Avoid more crime by NOT locking up children used to sell drugs by ‘county lines’ gangs, urges families minister
- Nadhim Zahawi said too many young people in care are used by drugs gangs
- He is urging police and courts to spot the signs of grooming early and step in
- The minister claimed vulnerable children must be helped rather than locked up
- He said children in care are ‘over-represented in the criminal justice system’
Vulnerable children used as drugs mules by ‘county lines’ gangs must be helped rather than locked up, the families minister has urged.
Nadhim Zahawi said too many youngsters in care are getting caught up in the criminal system after being coerced by drugs gangs.
In the first guidance of its kind he is urging police, social workers, teachers and the courts to spot the signs of grooming and intervene before it is too late.
Nadhim Zahawi said too many youngsters in care are getting caught up in the criminal system after being coerced by drugs gangs
He warned that children in care are often ‘over-represented in the criminal justice system’, which can make their ‘lives unravel’ fast. He urged professionals to work together to ‘break the cycle of adversity’.
His warning comes after the head of Ofsted, Amanda Spielman, said children as young as 12 are being forced to act as drug runners for criminals.
Dealer ‘paying off teenage debt’
Jail: Emmanuel Mukokilli at age 16
A teenager jailed for three years over drugs offences had been pressured into selling drugs in a ‘county lines’ operation by dealers higher up the chain, a court heard.
Emmanuel Mukokilli’s sentence for supplying heroin and cocaine was his third drugs conviction.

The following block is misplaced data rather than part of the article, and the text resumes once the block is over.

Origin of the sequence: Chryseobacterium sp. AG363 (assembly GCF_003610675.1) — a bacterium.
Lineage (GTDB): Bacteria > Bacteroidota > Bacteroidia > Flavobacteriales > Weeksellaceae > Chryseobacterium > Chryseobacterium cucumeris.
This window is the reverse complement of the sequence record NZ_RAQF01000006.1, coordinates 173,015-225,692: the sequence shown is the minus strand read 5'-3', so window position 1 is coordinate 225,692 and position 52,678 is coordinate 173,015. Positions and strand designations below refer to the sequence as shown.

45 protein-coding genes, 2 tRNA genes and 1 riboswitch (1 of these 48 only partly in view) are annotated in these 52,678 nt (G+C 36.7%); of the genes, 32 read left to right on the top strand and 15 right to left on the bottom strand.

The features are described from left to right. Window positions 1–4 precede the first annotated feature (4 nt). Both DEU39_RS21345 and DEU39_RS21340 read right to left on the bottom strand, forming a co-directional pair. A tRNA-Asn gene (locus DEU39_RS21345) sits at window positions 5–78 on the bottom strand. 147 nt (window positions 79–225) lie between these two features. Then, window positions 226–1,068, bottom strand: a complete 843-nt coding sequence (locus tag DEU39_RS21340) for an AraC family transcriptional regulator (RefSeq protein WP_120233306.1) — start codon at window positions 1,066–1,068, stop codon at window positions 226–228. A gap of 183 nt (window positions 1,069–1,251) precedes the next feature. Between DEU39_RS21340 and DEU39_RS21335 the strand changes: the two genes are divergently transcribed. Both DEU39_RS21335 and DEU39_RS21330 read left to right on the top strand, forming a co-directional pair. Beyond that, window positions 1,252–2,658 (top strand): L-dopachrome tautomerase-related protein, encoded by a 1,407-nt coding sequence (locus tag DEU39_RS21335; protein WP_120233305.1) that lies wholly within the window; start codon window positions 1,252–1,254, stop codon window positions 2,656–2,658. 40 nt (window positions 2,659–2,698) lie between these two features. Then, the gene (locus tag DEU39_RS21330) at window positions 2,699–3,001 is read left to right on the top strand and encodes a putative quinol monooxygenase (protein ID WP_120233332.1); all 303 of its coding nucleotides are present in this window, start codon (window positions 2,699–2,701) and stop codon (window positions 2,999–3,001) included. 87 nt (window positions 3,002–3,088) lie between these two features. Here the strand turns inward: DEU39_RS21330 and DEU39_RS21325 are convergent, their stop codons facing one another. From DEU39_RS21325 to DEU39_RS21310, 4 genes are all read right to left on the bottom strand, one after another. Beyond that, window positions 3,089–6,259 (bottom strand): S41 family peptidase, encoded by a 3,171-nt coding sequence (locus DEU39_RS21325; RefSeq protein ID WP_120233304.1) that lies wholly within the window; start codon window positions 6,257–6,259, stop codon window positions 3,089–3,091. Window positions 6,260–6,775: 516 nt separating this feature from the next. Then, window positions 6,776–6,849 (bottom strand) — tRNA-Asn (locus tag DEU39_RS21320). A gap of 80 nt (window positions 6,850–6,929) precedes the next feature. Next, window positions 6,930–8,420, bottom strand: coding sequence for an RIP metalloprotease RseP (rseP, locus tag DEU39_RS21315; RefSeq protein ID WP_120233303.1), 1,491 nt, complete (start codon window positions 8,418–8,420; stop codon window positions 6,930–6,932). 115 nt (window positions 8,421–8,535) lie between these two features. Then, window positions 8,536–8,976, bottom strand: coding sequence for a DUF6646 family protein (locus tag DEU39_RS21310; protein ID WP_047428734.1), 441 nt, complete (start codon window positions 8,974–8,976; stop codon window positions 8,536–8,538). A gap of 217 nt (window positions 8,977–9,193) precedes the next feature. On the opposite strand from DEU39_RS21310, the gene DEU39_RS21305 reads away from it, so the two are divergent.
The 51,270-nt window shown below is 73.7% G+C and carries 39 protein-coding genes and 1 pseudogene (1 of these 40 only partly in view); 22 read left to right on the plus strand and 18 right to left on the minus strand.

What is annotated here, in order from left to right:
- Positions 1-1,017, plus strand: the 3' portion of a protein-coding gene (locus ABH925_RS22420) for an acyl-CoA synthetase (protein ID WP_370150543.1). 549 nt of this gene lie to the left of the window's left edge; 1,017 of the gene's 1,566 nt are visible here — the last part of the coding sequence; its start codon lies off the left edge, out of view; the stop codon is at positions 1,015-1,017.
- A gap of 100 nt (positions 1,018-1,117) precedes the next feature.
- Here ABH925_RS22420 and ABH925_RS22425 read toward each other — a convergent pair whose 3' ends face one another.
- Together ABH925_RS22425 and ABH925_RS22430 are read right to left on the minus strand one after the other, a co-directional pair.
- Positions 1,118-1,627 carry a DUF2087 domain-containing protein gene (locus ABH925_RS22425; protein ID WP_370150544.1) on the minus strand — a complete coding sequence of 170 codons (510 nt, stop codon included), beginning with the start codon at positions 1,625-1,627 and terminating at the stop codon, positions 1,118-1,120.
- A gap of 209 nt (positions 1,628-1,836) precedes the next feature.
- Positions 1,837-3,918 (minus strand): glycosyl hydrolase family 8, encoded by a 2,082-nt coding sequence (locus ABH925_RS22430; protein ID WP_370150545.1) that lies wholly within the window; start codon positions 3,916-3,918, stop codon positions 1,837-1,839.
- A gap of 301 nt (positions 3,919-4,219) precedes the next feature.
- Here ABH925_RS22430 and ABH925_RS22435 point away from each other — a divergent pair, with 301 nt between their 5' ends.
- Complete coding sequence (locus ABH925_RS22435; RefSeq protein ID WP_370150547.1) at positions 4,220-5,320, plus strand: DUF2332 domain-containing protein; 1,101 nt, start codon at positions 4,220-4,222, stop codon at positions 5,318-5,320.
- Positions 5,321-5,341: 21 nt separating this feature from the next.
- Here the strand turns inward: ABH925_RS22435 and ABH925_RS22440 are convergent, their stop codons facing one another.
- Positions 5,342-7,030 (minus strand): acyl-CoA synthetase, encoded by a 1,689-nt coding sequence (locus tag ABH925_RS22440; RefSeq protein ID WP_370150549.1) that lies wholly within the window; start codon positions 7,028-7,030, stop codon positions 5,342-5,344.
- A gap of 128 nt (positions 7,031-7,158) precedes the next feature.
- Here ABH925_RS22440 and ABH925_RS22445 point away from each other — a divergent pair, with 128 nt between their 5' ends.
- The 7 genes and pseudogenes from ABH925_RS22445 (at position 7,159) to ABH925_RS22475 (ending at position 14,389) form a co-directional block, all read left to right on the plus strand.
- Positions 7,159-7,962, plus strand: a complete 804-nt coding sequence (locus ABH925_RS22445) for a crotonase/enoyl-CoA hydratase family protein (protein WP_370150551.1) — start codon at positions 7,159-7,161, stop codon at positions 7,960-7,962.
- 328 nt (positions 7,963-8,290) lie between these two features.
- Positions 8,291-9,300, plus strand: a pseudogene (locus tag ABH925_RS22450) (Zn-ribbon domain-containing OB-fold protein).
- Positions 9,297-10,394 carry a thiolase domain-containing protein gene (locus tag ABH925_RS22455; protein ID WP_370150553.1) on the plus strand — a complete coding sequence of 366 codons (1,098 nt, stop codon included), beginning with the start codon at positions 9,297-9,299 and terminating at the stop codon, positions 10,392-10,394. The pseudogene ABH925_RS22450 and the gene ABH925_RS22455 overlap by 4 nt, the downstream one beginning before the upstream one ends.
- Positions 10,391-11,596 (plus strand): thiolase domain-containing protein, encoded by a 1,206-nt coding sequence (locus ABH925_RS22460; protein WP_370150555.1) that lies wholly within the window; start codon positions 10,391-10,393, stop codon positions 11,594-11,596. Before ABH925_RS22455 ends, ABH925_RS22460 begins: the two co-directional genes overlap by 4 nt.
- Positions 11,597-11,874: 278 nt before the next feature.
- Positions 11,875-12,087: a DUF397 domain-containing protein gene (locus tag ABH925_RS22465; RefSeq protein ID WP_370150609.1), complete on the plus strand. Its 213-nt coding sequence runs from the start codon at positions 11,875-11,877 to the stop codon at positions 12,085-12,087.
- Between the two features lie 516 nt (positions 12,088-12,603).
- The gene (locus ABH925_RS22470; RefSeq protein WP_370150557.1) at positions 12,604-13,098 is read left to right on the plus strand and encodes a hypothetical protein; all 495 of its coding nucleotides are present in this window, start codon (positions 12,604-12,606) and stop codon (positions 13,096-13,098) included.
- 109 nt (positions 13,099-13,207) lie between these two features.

Lawyers said a youth detention order for possessing drugs aged 16 was ‘the root’ of his latest conviction at 19. They said Mukokilli, from Plaistow, East London, ‘owed a debt’ to gangs after his release and, via threats to his family, was made to continue dealing drugs in Kent’s Medway towns.
Months later he was arrested for dealing cannabis, then caught hiding in a skip with heroin and cocaine in Chatham, Maidstone Crown Court heard earlier this year.
The Mail has highlighted the growing scourge of county lines gangs, which recruit youngsters to transport and sell drugs from cities to smaller towns and rural areas.
Youths are lured with promises of friendship or gifts, but once they begin work they are threatened with violence and trapped. It is believed up to 50,000 are being exploited, with children in care prime targets.
Mr Zahawi said: ‘Children in care have often experienced traumatic events and faced tremendous challenges through no fault of their own.
‘We know they often do not achieve the same positive outcomes as their peers and, while the vast majority do not get into trouble with the law, contact with the criminal justice system can cause their lives to unravel and make it even harder for them to succeed.’ His guidance, published today, urges local agencies to ‘aim to avoid the prosecution of looked-after children and care leavers wherever possible and appropriate’.
Instead, they should ‘encourage a response to incidents which reduces the likelihood of criminalisation, offending or reoffending’.
Staff must have an understanding of how trauma affects behaviour and how children ‘may have been coerced and subsequently criminally exploited’.
Examples include ‘through running county lines or in cannabis cultivation’.
Nine out of ten police forces are battling the county lines gangs, with half of the forces having encountering child drug runners, according to National Crime Agency figures.